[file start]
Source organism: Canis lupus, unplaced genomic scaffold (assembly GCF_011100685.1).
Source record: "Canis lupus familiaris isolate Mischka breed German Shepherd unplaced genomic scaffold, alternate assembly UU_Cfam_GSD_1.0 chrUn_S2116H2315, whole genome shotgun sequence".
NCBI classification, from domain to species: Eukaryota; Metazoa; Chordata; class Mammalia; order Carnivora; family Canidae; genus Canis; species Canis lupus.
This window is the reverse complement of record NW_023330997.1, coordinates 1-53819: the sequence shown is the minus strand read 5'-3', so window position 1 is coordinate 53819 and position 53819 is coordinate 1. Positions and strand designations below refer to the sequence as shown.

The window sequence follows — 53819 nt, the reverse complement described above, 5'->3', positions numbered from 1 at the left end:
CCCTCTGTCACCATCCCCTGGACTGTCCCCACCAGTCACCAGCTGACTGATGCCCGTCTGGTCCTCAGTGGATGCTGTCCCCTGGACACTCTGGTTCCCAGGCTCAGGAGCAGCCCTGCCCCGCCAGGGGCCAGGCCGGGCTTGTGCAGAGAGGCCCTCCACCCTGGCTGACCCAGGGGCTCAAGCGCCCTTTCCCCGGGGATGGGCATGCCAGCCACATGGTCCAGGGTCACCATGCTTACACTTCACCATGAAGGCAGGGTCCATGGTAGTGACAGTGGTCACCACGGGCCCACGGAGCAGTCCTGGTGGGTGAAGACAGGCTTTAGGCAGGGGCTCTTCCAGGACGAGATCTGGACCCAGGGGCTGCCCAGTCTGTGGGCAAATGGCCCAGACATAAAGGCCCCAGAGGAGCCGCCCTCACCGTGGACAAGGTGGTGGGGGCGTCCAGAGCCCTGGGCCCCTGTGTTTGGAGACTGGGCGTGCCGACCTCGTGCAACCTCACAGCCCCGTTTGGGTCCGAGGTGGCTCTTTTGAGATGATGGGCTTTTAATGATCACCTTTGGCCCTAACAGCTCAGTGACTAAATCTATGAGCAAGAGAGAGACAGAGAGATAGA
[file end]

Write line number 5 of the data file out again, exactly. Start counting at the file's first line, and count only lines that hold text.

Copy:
The window sequence follows — 53819 nt, the reverse complement described above, 5'->3', positions numbered from 1 at the left end: